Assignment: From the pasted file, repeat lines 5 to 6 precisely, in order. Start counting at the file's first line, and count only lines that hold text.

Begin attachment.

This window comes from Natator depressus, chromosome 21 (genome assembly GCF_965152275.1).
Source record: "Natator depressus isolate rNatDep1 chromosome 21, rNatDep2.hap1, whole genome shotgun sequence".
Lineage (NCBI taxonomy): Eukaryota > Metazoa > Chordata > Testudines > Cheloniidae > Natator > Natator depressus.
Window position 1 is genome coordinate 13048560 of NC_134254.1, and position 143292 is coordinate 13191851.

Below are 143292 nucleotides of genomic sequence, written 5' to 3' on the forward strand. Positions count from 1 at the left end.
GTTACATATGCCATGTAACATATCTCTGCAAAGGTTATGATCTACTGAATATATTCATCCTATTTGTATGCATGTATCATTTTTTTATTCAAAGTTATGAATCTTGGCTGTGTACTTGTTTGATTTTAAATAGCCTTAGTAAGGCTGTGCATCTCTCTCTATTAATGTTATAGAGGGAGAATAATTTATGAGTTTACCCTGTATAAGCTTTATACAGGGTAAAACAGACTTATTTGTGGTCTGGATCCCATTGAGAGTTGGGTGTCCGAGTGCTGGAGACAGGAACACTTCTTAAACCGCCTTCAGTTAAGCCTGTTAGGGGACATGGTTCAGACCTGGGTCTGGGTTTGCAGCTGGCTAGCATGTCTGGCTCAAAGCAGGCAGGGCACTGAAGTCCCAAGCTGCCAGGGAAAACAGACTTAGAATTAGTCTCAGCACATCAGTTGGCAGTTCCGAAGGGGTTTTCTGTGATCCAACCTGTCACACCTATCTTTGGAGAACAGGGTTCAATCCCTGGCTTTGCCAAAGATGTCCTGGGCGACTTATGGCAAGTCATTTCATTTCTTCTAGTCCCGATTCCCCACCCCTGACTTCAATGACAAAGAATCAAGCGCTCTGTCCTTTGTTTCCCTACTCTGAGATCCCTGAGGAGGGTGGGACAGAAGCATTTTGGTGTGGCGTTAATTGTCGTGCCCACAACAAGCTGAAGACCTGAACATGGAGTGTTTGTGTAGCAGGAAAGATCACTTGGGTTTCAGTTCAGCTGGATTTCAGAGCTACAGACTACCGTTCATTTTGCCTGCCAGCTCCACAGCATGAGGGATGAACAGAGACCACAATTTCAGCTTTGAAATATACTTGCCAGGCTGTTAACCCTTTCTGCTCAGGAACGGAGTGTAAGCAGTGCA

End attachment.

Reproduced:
Below are 143292 nucleotides of genomic sequence, written 5' to 3' on the forward strand. Positions count from 1 at the left end.
GTTACATATGCCATGTAACATATCTCTGCAAAGGTTATGATCTACTGAATATATTCATCCTATTTGTATGCATGTATCATTTTTTTATTCAAAGTTATGAATCTTGGCTGTGTACTTGTTTGATTTTAAATAGCCTTAGTAAGGCTGTGCATCTCTCTCTATTAATGTTATAGAGGGAGAATAATTTATGAGTTTACCCTGTATAAGCTTTATACAGGGTAAAACAGACTTATTTGTGGTCTGGATCCCATTGAGAGTTGGGTGTCCGAGTGCTGGAGACAGGAACACTTCTTAAACCGCCTTCAGTTAAGCCTGTTAGGGGACATGGTTCAGACCTGGGTCTGGGTTTGCAGCTGGCTAGCATGTCTGGCTCAAAGCAGGCAGGGCACTGAAGTCCCAAGCTGCCAGGGAAAACAGACTTAGAATTAGTCTCAGCACATCAGTTGGCAGTTCCGAAGGGGTTTTCTGTGATCCAACCTGTCACACCTATCTTTGGAGAACAGGGTTCAATCCCTGGCTTTGCCAAAGATGTCCTGGGCGACTTATGGCAAGTCATTTCATTTCTTCTAGTCCCGATTCCCCACCCCTGACTTCAATGACAAAGAATCAAGCGCTCTGTCCTTTGTTTCCCTACTCTGAGATCCCTGAGGAGGGTGGGACAGAAGCATTTTGGTGTGGCGTTAATTGTCGTGCCCACAACAAGCTGAAGACCTGAACATGGAGTGTTTGTGTAGCAGGAAAGATCACTTGGGTTTCAGTTCAGCTGGATTTCAGAGCTACAGACTACCGTTCATTTTGCCTGCCAGCTCCACAGCATGAGGGATGAACAGAGACCACAATTTCAGCTTTGAAATATACTTGCCAGGCTGTTAACCCTTTCTGCTCAGGAACGGAGTGTAAGCAGTGCA